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By Michael Sragow and Michael Sragow,SUN MOVIE CRITIC | February 18, 2005
Thirty-two-year-old Alejandro Amenabar, who made the Spanish hit thriller Open Your Eyes (1997) and the international hit thriller The Others (2001), has always been a precocious and brilliant director. With The Sea Inside he becomes a great one. The way Amenabar tells it, the story of Ramon Sampedro (Javier Bardem), a quadriplegic who fought for the right to die, illuminates and enriches a viewer's experience of life at all levels - physical, emotional, intellectual and imaginative. There were many good to excellent movies last year, but this and A Very Long Engagement are the only ones I would call masterpieces.
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By CHRIS KALTENBACH | January 27, 2009
Starring Javier Bardem, Scarlett Johansson, Penelope Cruz. Written and directed by Woody Allen. Released by the Weinstein Co. $28.95 (Blu-ray $34.95) *** 1/2 Who would have thought Woody Allen would find a new muse in Spain? With Vicky Cristina Barcelona, Allen, that most American of filmmakers, the man who never seemed comfortable setting foot outside New York City, has made his friskiest, most delightful movie in more than a decade. Not that any new territory is trod. Allen still is a chronicler of relationships that result in little genuine happiness; the human heart, he continues to insist, is the most vexing, inexplicable, insatiable of creatures, one humans trust (or even listen to)
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FEATURES
February 25, 2008
BEST ACTOR Daniel Day-Lewis There Will Be Blood BEST ACTRESS Marion Cotillard La Vie en Rose SUPPORTING ACTOR Javier Bardem No Country for Old Men SUPPORTING ACTRESS Tilda Swinton Michael Clayton
NEWS
By Michael Sragow | October 3, 2008
Vicky Cristina Barcelona: **** ( 4 STARS) The summer's best (and maybe only) adult comedy was also its biggest surprise: Woody Allen's most entertaining film in a decade. You can't call it a return to form because it's unlike anything else Allen has ever done. It follows the amorous fluctuations of a man (Javier Bardem) and three women (Scarlett Johansson, Rebecca Hall and Penelope Cruz) with an affection and explosiveness that conjure old romantic melodramas, except Allen plays everything for rueful humor.
FEATURES
By Michael Sragow and Michael Sragow,Sun Movie Critic | September 7, 2007
The creative team behind the movie version of Amadeus, director Milos Forman and producer Saul Zaentz, return to themes from their biggest success with Goya's Ghosts - and emerge spattered in blood, not glory. They trace the survival skills and elusive morality of Spanish artist Francisco Goya (Stellan Skarsgard) through his relationships with influential subjects: Queen Maria Luisa (Blanco Portillo) and King Carlos IV (Randy Quaid - yes, Randy Quaid); Father Lorenzo (Javier Bardem), an invented leader of the Spanish Inquisition; and Ines Bilbatua (Natalie Portman)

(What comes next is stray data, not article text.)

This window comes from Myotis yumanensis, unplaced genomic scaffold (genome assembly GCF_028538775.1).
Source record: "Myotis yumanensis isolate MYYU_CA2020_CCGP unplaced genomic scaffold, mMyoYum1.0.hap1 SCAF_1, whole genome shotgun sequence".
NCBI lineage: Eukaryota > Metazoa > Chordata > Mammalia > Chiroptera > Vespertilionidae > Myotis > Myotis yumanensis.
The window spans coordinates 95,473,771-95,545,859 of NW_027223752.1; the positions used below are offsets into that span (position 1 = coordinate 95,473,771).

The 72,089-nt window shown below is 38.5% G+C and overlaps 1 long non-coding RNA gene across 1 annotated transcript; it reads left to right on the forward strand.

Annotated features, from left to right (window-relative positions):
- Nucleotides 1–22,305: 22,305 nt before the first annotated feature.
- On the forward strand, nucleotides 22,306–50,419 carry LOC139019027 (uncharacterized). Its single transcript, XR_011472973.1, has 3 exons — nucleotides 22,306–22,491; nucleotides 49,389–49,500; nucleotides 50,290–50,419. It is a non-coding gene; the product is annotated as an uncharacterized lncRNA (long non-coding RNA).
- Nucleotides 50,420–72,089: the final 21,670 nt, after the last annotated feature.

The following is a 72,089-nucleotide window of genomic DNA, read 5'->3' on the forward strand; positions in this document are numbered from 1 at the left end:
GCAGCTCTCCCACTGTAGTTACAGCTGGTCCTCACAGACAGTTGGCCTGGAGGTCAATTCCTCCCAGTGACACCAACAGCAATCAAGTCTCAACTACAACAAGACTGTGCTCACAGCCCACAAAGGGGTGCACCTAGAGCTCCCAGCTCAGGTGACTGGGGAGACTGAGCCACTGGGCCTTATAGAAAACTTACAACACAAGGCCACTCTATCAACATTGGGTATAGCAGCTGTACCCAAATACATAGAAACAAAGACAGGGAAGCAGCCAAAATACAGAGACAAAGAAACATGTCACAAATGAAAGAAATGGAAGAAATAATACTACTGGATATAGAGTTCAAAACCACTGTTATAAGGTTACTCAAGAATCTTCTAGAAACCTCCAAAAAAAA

NEWS
By CHRIS KALTENBACH | January 27, 2009
Starring Javier Bardem, Scarlett Johansson, Penelope Cruz. Written and directed by Woody Allen. Released by the Weinstein Co. $28.95 (Blu-ray $34.95) *** 1/2 Who would have thought Woody Allen would find a new muse in Spain? With Vicky Cristina Barcelona, Allen, that most American of filmmakers, the man who never seemed comfortable setting foot outside New York City, has made his friskiest, most delightful movie in more than a decade. Not that any new territory is trod. Allen still is a chronicler of relationships that result in little genuine happiness; the human heart, he continues to insist, is the most vexing, inexplicable, insatiable of creatures, one humans trust (or even listen to)
NEWS
February 24, 2008
Steve Yeager, 58, is a professional filmmaker who won the Filmmakers Trophy for Best Documentary at the 1998 Sundance Film Festival for Divine Trash, his feature on Baltimore director John Waters. Best Picture --No Country For Old Men. This tour-de-force is a faithful adaptation of Pulitzer Prize-winning author Cormac McCarthy's novel. ... Has there ever been a more fiendish assassin than Javier Bardem's Anton Chigurh? ... Roger Deakins' cinematography beautifully conveys the isolation and barrenness of the Texas border town in 1980.
NEWS
By Michael Sragow | October 3, 2008
Vicky Cristina Barcelona: **** ( 4 STARS) The summer's best (and maybe only) adult comedy was also its biggest surprise: Woody Allen's most entertaining film in a decade. You can't call it a return to form because it's unlike anything else Allen has ever done. It follows the amorous fluctuations of a man (Javier Bardem) and three women (Scarlett Johansson, Rebecca Hall and Penelope Cruz) with an affection and explosiveness that conjure old romantic melodramas, except Allen plays everything for rueful humor.
FEATURES
By Chris Kaltenbach and Chris Kaltenbach,SUN FILM CRITIC | February 23, 2001
Reinaldo Arenas' life was marked by a series of bitter letdowns, first by his parents, then by his government and finally by his own body. Thankfully, that's a pattern not followed by "Before Night Falls," a thoughtful, bittersweet film biography of the Cuban writer that captures both his irrepressible spirit and his sometimes overwhelming melancholy. A writer of great beauty and passion, Arenas' books were suppressed by Castro's government, which appreciated neither his homosexuality nor his anti-authoritarian politics.
ENTERTAINMENT
By Ron Dicker and Ron Dicker,Special to the Sun | January 20, 2002
PARK CITY, Utah -- Wait till next year for the Sundance Film Festival to capture the post-Sept. 11 zeitgeist. By then, filmmakers will have had time to create with the attack in their rearview mirror. Consider this year's festival, which concludes today, a timepiece. Take the robust crop of good films, a lock of hair from the busiest actor, Christina Ricci, and a leaf of spinach nibbled on by festival darling Jennifer Aniston, and pack them all into a capsule to be buried in the local Wasatch Mountains.
NEWS
By Michael Sragow and Michael Sragow,michael.sragow@baltsun.com | August 29, 2008